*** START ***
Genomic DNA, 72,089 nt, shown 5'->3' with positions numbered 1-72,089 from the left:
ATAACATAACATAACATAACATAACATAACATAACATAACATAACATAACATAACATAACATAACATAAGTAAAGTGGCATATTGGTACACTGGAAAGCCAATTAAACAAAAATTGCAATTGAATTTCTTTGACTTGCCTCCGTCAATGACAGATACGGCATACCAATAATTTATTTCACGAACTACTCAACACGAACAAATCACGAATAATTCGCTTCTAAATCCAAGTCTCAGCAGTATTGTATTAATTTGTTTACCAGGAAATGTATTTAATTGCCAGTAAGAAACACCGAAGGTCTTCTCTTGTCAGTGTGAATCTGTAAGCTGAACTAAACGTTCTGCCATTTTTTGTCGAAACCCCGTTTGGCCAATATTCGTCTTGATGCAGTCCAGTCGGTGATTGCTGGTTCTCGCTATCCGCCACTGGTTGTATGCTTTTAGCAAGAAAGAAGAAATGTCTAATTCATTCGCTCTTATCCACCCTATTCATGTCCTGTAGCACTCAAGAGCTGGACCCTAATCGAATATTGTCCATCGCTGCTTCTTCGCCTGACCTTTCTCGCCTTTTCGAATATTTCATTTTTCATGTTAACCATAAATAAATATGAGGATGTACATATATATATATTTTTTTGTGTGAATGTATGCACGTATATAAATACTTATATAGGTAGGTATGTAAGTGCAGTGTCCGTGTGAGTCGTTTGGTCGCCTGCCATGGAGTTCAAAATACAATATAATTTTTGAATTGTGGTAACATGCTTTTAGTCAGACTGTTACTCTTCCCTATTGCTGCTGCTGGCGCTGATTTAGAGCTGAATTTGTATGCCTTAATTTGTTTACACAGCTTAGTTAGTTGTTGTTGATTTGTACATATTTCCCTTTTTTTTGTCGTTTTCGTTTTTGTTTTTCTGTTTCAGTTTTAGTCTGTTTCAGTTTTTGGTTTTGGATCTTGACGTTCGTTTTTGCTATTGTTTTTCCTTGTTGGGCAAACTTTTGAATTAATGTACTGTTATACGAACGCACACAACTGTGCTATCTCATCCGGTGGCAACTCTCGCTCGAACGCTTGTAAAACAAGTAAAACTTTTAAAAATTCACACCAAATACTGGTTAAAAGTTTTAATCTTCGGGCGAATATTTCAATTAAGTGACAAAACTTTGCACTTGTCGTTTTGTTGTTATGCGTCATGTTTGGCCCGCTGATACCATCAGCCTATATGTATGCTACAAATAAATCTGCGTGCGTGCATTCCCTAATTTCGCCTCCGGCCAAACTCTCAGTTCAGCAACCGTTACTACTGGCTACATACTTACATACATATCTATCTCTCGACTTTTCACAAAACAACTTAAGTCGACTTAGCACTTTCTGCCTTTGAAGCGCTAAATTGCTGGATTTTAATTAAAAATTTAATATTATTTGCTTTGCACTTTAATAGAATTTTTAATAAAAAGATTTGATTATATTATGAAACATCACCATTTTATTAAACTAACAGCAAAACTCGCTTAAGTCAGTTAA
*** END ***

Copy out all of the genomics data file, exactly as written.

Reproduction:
Genomic DNA, 72,089 nt, shown 5'->3' with positions numbered 1-72,089 from the left:
ATAACATAACATAACATAACATAACATAACATAACATAACATAACATAACATAACATAACATAACATAAGTAAAGTGGCATATTGGTACACTGGAAAGCCAATTAAACAAAAATTGCAATTGAATTTCTTTGACTTGCCTCCGTCAATGACAGATACGGCATACCAATAATTTATTTCACGAACTACTCAACACGAACAAATCACGAATAATTCGCTTCTAAATCCAAGTCTCAGCAGTATTGTATTAATTTGTTTACCAGGAAATGTATTTAATTGCCAGTAAGAAACACCGAAGGTCTTCTCTTGTCAGTGTGAATCTGTAAGCTGAACTAAACGTTCTGCCATTTTTTGTCGAAACCCCGTTTGGCCAATATTCGTCTTGATGCAGTCCAGTCGGTGATTGCTGGTTCTCGCTATCCGCCACTGGTTGTATGCTTTTAGCAAGAAAGAAGAAATGTCTAATTCATTCGCTCTTATCCACCCTATTCATGTCCTGTAGCACTCAAGAGCTGGACCCTAATCGAATATTGTCCATCGCTGCTTCTTCGCCTGACCTTTCTCGCCTTTTCGAATATTTCATTTTTCATGTTAACCATAAATAAATATGAGGATGTACATATATATATATTTTTTTGTGTGAATGTATGCACGTATATAAATACTTATATAGGTAGGTATGTAAGTGCAGTGTCCGTGTGAGTCGTTTGGTCGCCTGCCATGGAGTTCAAAATACAATATAATTTTTGAATTGTGGTAACATGCTTTTAGTCAGACTGTTACTCTTCCCTATTGCTGCTGCTGGCGCTGATTTAGAGCTGAATTTGTATGCCTTAATTTGTTTACACAGCTTAGTTAGTTGTTGTTGATTTGTACATATTTCCCTTTTTTTTGTCGTTTTCGTTTTTGTTTTTCTGTTTCAGTTTTAGTCTGTTTCAGTTTTTGGTTTTGGATCTTGACGTTCGTTTTTGCTATTGTTTTTCCTTGTTGGGCAAACTTTTGAATTAATGTACTGTTATACGAACGCACACAACTGTGCTATCTCATCCGGTGGCAACTCTCGCTCGAACGCTTGTAAAACAAGTAAAACTTTTAAAAATTCACACCAAATACTGGTTAAAAGTTTTAATCTTCGGGCGAATATTTCAATTAAGTGACAAAACTTTGCACTTGTCGTTTTGTTGTTATGCGTCATGTTTGGCCCGCTGATACCATCAGCCTATATGTATGCTACAAATAAATCTGCGTGCGTGCATTCCCTAATTTCGCCTCCGGCCAAACTCTCAGTTCAGCAACCGTTACTACTGGCTACATACTTACATACATATCTATCTCTCGACTTTTCACAAAACAACTTAAGTCGACTTAGCACTTTCTGCCTTTGAAGCGCTAAATTGCTGGATTTTAATTAAAAATTTAATATTATTTGCTTTGCACTTTAATAGAATTTTTAATAAAAAGATTTGATTATATTATGAAACATCACCATTTTATTAAACTAACAGCAAAACTCGCTTAAGTCAGTTAA